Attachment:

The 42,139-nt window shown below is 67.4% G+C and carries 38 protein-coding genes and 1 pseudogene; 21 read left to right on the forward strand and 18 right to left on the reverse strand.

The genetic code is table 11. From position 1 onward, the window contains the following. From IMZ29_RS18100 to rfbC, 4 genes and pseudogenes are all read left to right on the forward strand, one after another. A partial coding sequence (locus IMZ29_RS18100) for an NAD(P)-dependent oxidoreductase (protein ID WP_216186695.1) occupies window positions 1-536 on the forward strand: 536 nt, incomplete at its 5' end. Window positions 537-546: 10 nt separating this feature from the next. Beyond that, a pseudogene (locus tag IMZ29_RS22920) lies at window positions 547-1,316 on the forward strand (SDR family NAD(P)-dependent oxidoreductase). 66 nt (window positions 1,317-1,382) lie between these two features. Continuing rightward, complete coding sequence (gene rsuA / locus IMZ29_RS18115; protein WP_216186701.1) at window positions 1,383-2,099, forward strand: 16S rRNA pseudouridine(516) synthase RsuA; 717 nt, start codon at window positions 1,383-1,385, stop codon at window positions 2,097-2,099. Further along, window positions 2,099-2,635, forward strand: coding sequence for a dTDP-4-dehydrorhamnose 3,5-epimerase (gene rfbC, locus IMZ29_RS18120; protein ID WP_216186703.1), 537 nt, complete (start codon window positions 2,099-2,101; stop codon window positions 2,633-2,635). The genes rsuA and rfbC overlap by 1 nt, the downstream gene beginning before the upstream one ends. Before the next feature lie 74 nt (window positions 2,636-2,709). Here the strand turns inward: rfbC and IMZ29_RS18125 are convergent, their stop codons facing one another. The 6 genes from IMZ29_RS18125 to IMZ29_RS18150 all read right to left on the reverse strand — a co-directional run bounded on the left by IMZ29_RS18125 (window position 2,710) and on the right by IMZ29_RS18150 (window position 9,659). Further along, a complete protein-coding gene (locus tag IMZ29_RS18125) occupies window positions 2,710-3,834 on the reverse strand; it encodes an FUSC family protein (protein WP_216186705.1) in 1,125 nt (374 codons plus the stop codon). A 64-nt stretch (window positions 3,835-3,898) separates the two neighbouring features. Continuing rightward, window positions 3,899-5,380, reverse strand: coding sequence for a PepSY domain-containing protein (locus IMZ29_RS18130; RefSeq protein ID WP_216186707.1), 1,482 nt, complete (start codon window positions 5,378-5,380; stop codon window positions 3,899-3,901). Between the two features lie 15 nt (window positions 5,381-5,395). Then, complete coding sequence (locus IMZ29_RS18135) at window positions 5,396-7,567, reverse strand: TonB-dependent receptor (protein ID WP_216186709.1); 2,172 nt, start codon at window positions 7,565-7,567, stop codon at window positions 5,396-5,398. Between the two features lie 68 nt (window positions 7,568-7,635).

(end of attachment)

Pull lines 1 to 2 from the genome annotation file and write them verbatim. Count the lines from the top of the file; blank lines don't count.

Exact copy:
The 42,139-nt window shown below is 67.4% G+C and carries 38 protein-coding genes and 1 pseudogene; 21 read left to right on the forward strand and 18 right to left on the reverse strand.

The genetic code is table 11. From position 1 onward, the window contains the following. From IMZ29_RS18100 to rfbC, 4 genes and pseudogenes are all read left to right on the forward strand, one after another. A partial coding sequence (locus IMZ29_RS18100) for an NAD(P)-dependent oxidoreductase (protein ID WP_216186695.1) occupies window positions 1-536 on the forward strand: 536 nt, incomplete at its 5' end. Window positions 537-546: 10 nt separating this feature from the next. Beyond that, a pseudogene (locus tag IMZ29_RS22920) lies at window positions 547-1,316 on the forward strand (SDR family NAD(P)-dependent oxidoreductase). 66 nt (window positions 1,317-1,382) lie between these two features. Continuing rightward, complete coding sequence (gene rsuA / locus IMZ29_RS18115; protein WP_216186701.1) at window positions 1,383-2,099, forward strand: 16S rRNA pseudouridine(516) synthase RsuA; 717 nt, start codon at window positions 1,383-1,385, stop codon at window positions 2,097-2,099. Further along, window positions 2,099-2,635, forward strand: coding sequence for a dTDP-4-dehydrorhamnose 3,5-epimerase (gene rfbC, locus IMZ29_RS18120; protein ID WP_216186703.1), 537 nt, complete (start codon window positions 2,099-2,101; stop codon window positions 2,633-2,635). The genes rsuA and rfbC overlap by 1 nt, the downstream gene beginning before the upstream one ends. Before the next feature lie 74 nt (window positions 2,636-2,709). Here the strand turns inward: rfbC and IMZ29_RS18125 are convergent, their stop codons facing one another. The 6 genes from IMZ29_RS18125 to IMZ29_RS18150 all read right to left on the reverse strand — a co-directional run bounded on the left by IMZ29_RS18125 (window position 2,710) and on the right by IMZ29_RS18150 (window position 9,659). Further along, a complete protein-coding gene (locus tag IMZ29_RS18125) occupies window positions 2,710-3,834 on the reverse strand; it encodes an FUSC family protein (protein WP_216186705.1) in 1,125 nt (374 codons plus the stop codon). A 64-nt stretch (window positions 3,835-3,898) separates the two neighbouring features. Continuing rightward, window positions 3,899-5,380, reverse strand: coding sequence for a PepSY domain-containing protein (locus IMZ29_RS18130; RefSeq protein ID WP_216186707.1), 1,482 nt, complete (start codon window positions 5,378-5,380; stop codon window positions 3,899-3,901). Between the two features lie 15 nt (window positions 5,381-5,395). Then, complete coding sequence (locus IMZ29_RS18135) at window positions 5,396-7,567, reverse strand: TonB-dependent receptor (protein ID WP_216186709.1); 2,172 nt, start codon at window positions 7,565-7,567, stop codon at window positions 5,396-5,398. Between the two features lie 68 nt (window positions 7,568-7,635).